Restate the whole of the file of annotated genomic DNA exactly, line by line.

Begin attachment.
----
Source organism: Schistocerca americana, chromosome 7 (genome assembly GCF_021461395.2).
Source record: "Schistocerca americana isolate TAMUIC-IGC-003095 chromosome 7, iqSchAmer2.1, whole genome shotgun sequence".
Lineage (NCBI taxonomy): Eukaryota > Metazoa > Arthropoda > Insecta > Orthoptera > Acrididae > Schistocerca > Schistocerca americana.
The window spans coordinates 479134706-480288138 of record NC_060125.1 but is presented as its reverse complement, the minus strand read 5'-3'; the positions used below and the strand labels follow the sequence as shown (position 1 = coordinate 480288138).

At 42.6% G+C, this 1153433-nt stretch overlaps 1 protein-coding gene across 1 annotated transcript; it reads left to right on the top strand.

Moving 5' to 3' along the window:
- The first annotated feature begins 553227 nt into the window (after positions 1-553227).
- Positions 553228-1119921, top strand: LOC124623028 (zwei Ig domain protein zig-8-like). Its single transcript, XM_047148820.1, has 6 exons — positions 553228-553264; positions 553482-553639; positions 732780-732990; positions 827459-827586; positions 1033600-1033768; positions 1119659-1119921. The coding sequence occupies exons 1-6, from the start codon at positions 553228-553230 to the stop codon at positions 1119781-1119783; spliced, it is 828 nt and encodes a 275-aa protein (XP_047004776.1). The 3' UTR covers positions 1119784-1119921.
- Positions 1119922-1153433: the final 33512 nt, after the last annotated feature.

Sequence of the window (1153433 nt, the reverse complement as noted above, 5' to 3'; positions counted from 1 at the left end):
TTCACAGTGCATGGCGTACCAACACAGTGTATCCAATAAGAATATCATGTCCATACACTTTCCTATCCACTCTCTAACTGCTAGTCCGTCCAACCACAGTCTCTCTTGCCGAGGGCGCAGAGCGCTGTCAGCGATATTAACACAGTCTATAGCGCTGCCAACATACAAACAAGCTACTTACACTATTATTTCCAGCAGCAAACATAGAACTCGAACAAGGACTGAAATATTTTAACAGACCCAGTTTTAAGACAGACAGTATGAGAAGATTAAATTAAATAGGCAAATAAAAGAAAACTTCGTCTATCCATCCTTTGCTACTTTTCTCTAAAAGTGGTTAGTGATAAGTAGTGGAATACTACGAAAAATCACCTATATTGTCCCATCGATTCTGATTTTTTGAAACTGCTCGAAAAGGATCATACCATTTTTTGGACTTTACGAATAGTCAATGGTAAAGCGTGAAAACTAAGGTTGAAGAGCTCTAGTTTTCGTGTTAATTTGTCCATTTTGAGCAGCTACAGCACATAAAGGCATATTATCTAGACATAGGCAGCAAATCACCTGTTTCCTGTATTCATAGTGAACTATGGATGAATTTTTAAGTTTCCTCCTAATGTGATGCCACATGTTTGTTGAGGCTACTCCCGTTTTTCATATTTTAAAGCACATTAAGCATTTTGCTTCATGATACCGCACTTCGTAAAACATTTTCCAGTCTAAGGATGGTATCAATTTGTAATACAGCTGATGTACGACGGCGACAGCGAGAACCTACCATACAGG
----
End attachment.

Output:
Source organism: Schistocerca americana, chromosome 7 (genome assembly GCF_021461395.2).
Source record: "Schistocerca americana isolate TAMUIC-IGC-003095 chromosome 7, iqSchAmer2.1, whole genome shotgun sequence".
Lineage (NCBI taxonomy): Eukaryota > Metazoa > Arthropoda > Insecta > Orthoptera > Acrididae > Schistocerca > Schistocerca americana.
The window spans coordinates 479134706-480288138 of record NC_060125.1 but is presented as its reverse complement, the minus strand read 5'-3'; the positions used below and the strand labels follow the sequence as shown (position 1 = coordinate 480288138).

At 42.6% G+C, this 1153433-nt stretch overlaps 1 protein-coding gene across 1 annotated transcript; it reads left to right on the top strand.

Moving 5' to 3' along the window:
- The first annotated feature begins 553227 nt into the window (after positions 1-553227).
- Positions 553228-1119921, top strand: LOC124623028 (zwei Ig domain protein zig-8-like). Its single transcript, XM_047148820.1, has 6 exons — positions 553228-553264; positions 553482-553639; positions 732780-732990; positions 827459-827586; positions 1033600-1033768; positions 1119659-1119921. The coding sequence occupies exons 1-6, from the start codon at positions 553228-553230 to the stop codon at positions 1119781-1119783; spliced, it is 828 nt and encodes a 275-aa protein (XP_047004776.1). The 3' UTR covers positions 1119784-1119921.
- Positions 1119922-1153433: the final 33512 nt, after the last annotated feature.

Sequence of the window (1153433 nt, the reverse complement as noted above, 5' to 3'; positions counted from 1 at the left end):
TTCACAGTGCATGGCGTACCAACACAGTGTATCCAATAAGAATATCATGTCCATACACTTTCCTATCCACTCTCTAACTGCTAGTCCGTCCAACCACAGTCTCTCTTGCCGAGGGCGCAGAGCGCTGTCAGCGATATTAACACAGTCTATAGCGCTGCCAACATACAAACAAGCTACTTACACTATTATTTCCAGCAGCAAACATAGAACTCGAACAAGGACTGAAATATTTTAACAGACCCAGTTTTAAGACAGACAGTATGAGAAGATTAAATTAAATAGGCAAATAAAAGAAAACTTCGTCTATCCATCCTTTGCTACTTTTCTCTAAAAGTGGTTAGTGATAAGTAGTGGAATACTACGAAAAATCACCTATATTGTCCCATCGATTCTGATTTTTTGAAACTGCTCGAAAAGGATCATACCATTTTTTGGACTTTACGAATAGTCAATGGTAAAGCGTGAAAACTAAGGTTGAAGAGCTCTAGTTTTCGTGTTAATTTGTCCATTTTGAGCAGCTACAGCACATAAAGGCATATTATCTAGACATAGGCAGCAAATCACCTGTTTCCTGTATTCATAGTGAACTATGGATGAATTTTTAAGTTTCCTCCTAATGTGATGCCACATGTTTGTTGAGGCTACTCCCGTTTTTCATATTTTAAAGCACATTAAGCATTTTGCTTCATGATACCGCACTTCGTAAAACATTTTCCAGTCTAAGGATGGTATCAATTTGTAATACAGCTGATGTACGACGGCGACAGCGAGAACCTACCATACAGG